In November 2003, when he announced his "forward strategy of freedom in the Middle East," President Bush declared that "the only path to independence and dignity and progress" for the Palestinians is "the path of democracy." He added that "the consistent and impartial rule of law" is one of the "essential principles common to every successful society."
Less than four years later, the Bush administration is backing the illegal removal of a democratically elected Palestinian government. This turnaround, along with the administration's continued solicitude toward authoritarian allies such as Egypt and Pakistan, shows Bush was either insincere or mistaken in promising that the United States would no longer have to choose between promoting democracy and promoting its interests.
It's not hard to understand why Bush prefers the West Bank-based "emergency government" of Palestinian Authority President Mahmoud Abbas to the Gaza-based regime of Prime Minister Ismail Haniyeh. While Abbas' secular nationalist party, Fatah, has recognized Israel's right to exist, renounced terrorism and committed itself to a peaceful resolution of the Israeli-Palestinian conflict, Haniyeh's Islamist party, Hamas, has done none of these things.
But the fact remains that Hamas took control of the Palestinian parliament as a result of apparently free and fair elections in January 2006, the first such vote permitted by the Fatah-run government in a decade. The fighting that culminated in Hamas' takeover of Gaza was sparked mainly by conflicts over control of the various security forces, which often resemble armed gangs more than police or soldiers, loyal to particular leaders rather than the government or the people it represents.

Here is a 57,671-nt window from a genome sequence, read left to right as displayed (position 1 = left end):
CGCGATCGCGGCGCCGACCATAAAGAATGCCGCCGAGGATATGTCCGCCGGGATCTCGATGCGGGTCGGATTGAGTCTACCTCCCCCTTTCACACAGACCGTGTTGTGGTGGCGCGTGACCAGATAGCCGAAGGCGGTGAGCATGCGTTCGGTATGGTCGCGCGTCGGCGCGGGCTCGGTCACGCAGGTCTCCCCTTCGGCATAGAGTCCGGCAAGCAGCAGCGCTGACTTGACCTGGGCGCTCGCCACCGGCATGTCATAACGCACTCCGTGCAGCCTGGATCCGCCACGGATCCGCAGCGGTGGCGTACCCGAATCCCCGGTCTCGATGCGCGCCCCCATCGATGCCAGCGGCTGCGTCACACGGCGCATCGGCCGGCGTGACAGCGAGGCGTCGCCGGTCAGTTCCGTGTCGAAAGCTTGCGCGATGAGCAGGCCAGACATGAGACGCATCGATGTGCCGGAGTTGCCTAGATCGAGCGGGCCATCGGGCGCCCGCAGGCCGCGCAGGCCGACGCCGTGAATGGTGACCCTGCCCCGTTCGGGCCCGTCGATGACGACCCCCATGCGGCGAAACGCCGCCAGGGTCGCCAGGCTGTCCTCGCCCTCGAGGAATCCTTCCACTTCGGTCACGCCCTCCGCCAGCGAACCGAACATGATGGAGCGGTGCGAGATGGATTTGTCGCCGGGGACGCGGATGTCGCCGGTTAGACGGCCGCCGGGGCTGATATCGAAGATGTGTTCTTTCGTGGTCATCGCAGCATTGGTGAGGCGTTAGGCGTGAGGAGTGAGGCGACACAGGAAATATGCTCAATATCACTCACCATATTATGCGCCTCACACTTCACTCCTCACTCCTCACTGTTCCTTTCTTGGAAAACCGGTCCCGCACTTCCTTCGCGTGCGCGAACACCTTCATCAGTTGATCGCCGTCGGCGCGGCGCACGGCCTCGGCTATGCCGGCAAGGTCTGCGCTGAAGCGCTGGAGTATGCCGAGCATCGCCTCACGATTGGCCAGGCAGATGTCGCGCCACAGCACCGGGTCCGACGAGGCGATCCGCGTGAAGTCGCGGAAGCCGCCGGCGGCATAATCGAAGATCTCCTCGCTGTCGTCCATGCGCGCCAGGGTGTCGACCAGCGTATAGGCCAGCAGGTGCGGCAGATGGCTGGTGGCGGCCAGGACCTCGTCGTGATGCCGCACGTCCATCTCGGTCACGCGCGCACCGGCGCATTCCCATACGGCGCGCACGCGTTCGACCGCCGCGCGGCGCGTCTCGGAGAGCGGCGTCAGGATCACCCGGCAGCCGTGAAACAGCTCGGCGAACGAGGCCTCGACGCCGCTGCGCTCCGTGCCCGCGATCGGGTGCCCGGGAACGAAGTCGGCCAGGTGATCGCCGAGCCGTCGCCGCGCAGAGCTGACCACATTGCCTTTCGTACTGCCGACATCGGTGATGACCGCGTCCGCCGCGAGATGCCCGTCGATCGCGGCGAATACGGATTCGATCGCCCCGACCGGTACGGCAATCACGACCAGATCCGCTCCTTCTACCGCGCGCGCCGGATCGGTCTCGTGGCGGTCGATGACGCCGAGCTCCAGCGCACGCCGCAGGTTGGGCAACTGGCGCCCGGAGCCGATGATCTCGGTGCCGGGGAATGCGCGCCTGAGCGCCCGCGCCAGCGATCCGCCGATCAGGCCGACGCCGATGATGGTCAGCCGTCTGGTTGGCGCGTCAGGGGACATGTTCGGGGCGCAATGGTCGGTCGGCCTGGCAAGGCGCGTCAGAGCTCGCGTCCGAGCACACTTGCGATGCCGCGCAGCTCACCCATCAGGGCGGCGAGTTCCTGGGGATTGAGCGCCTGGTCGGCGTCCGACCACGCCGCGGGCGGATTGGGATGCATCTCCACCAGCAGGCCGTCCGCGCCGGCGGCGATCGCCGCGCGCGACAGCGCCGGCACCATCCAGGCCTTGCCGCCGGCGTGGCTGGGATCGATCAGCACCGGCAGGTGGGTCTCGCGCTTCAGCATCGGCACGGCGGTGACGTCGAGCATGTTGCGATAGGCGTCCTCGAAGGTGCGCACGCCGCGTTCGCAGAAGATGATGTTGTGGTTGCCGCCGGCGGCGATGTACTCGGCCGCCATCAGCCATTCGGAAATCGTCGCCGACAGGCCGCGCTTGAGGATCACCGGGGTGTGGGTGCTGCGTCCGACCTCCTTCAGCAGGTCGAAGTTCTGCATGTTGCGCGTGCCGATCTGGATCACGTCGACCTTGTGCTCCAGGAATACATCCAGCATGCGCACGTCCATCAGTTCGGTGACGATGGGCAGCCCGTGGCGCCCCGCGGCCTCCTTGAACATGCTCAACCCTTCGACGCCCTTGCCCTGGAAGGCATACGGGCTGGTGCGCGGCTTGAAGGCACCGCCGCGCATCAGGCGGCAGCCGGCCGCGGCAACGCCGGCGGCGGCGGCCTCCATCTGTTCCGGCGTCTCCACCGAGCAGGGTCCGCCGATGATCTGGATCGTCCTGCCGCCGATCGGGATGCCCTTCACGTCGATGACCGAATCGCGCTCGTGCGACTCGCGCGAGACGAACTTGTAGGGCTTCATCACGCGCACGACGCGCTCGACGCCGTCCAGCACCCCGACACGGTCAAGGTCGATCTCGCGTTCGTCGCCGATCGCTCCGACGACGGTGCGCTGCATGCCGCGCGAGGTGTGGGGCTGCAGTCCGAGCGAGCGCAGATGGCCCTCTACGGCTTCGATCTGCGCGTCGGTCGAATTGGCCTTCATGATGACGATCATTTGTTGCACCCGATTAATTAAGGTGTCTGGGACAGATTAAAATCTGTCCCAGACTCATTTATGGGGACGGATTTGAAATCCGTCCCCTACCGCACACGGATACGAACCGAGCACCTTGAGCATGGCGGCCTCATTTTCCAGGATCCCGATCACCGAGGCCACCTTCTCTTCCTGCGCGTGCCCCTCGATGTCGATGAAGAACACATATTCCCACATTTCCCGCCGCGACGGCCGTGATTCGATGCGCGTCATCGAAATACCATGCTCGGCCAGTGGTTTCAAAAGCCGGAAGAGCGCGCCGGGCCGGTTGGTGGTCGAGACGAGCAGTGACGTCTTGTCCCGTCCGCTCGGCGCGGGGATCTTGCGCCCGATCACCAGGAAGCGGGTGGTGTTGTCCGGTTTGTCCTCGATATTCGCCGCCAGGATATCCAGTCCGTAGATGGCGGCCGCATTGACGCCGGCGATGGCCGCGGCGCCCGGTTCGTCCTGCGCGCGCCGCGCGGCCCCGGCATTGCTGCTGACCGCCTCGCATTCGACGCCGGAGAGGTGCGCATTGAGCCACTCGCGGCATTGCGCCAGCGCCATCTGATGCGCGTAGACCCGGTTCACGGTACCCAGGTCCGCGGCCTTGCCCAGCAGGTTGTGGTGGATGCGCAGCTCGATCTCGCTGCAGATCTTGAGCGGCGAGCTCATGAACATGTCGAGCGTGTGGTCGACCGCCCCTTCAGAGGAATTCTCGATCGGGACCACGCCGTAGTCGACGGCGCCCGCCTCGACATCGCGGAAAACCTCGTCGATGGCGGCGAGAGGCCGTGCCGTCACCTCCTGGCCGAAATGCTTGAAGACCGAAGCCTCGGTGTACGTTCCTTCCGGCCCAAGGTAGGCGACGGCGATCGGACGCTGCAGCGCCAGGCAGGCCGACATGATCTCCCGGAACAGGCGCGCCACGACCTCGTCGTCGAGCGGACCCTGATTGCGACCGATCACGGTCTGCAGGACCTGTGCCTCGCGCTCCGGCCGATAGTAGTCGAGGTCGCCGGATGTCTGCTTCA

The rivalry between Fatah and Hamas was compounded by legal ambiguity. Under the Basic Law (the Palestinian constitution), the president, Abbas, is the "Commander-in-Chief of the Palestinian Forces." At the same time, the Council of Ministers, headed by Haniyeh, has "the responsibility to maintain public order and internal security."
Once the argument between Fatah and Hamas became an armed conflict verging on a civil war, Abbas had the authority to declare a state of emergency, which allows him to rule by decree. But under the Basic Law, the state of emergency elapses after 30 days unless it's renewed for another 30 days by the Hamas-controlled parliament, which also has the right to review the president's decrees.
There may actually be more grounds for hope on that score in the West Bank and Gaza. Although Hamas won a majority of seats in the Palestinian parliament last year, its edge in the popular vote amounted to just two percentage points, and polling indicated that its supporters' main motivation was disgust at Fatah's corruption, as opposed to support for terrorism.
In fact, while a large majority of Palestinians tell pollsters that Israel has no right to exist, most also say Hamas should abandon its goal of destroying Israel. According to a March poll by the Palestinian Center for Policy and Survey Research, most Palestinians continue to support a two-state solution.
Furthermore, a May survey by Near East Consulting found that nearly 70 percent of Palestinians favored early elections, which Abbas is now promising. That finding suggests an argument the Bush administration can use if it refuses to admit its support for democracy is conditional: We sacrificed democracy to save it.
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